By James Mulford
DUBLIN, JUNE 17, 2012 (Zenit.org).- Pilgrims from around Ireland and the whole world filed into Croke Park Stadium this morning for the closing ceremony and final mass of the 50th International Eucharistic Congress held this past week in Dublin, Ireland.
ZENIT spoke with some of them as they took their places in the stadium.
Mark Acoba, a young student from the Philippines and a member of ‘Youth for Christ,’ said the week was “amazing” and that he was especially impressed by the testimony of a Philipinne dancer who spoke of his conversion and discovery of faith.
Fathers Brian Dowd and Gerard Sauer led a pilgrimage of 71 people from the Diocese of Brooklyn. Before coming to the Eucharistic Congress, they visited other parts of Ireland, including Galway, Blarney and the Marian Shrine of Knock. One of the pilgrims, Peggy Pomeroy, from Tappan, N.Y., said she was moved to tears by the homily yesterday given by the Archbishop of Manila, Luis Antonio Tagle.
On the other side of the stadium, two priests from Philidelphia shared their experiences. Father Roland Slobogin, who had just arrived from a recent visit to Knock, said it was “awesome” and “just so spiritual.” His fellow priest, Father Eugene M. Tully, also from Philadelphia, offered that the Eucharistic Congress helped him see a “community beyond vision.” He added, “It went way beyond what the eye could see and was a sign of something much more profound, much more spiritual.”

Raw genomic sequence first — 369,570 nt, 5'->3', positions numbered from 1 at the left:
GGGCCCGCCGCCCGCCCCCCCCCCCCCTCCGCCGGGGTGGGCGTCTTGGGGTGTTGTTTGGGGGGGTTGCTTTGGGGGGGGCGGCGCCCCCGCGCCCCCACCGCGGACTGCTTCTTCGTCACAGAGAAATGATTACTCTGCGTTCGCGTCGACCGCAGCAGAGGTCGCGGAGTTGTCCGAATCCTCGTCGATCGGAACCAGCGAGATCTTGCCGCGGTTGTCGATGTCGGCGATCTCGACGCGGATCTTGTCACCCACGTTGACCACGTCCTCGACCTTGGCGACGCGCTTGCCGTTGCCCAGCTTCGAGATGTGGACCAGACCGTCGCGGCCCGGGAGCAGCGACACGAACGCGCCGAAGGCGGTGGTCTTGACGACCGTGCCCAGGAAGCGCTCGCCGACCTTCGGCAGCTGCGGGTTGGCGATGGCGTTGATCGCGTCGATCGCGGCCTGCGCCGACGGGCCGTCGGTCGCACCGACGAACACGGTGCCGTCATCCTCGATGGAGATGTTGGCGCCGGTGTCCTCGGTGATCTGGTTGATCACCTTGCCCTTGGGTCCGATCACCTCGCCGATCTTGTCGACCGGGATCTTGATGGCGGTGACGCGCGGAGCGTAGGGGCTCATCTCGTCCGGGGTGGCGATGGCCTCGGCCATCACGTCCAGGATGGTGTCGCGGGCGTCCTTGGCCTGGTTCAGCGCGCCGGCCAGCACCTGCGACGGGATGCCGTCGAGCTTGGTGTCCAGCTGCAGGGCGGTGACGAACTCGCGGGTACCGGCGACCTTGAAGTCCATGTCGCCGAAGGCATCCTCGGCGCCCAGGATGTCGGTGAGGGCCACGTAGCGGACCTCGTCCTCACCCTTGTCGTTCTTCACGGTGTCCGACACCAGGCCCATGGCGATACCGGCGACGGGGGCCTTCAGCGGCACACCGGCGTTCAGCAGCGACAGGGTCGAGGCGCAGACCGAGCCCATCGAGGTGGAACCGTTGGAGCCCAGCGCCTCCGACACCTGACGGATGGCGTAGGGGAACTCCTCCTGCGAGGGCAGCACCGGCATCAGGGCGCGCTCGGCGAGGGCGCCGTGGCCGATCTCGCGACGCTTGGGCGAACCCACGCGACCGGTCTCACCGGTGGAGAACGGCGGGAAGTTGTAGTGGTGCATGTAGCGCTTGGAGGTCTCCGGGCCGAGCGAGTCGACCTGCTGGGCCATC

Brigid Carthy and Mary Dooley are two sisters of the same family who came from Kilkenny as part of a Medjugorje Prayer Group in County Carlow. Although they weren’t able to attend the full Congress, they followed it during the week on EWTN and the internet and, in Mary’s words, “I didn’t want to miss the final mass for the life of me.”
Twin sisters, Gemma and Triona King are Irish consecrated lay women who have attended the entire Congress. Gemma commented that it was “way beyond all our expectations.” She said the whole area where the Congress was held was like a “Eucharistic Village” and you could feel the love and charity among all the people. Her sister, Triona, called it a “Festival of Faith” and was struck by the energy and enthusiam of all the participants. “It was like being on Mt. Tabor and you don’t want to come down. We wish it would never end.”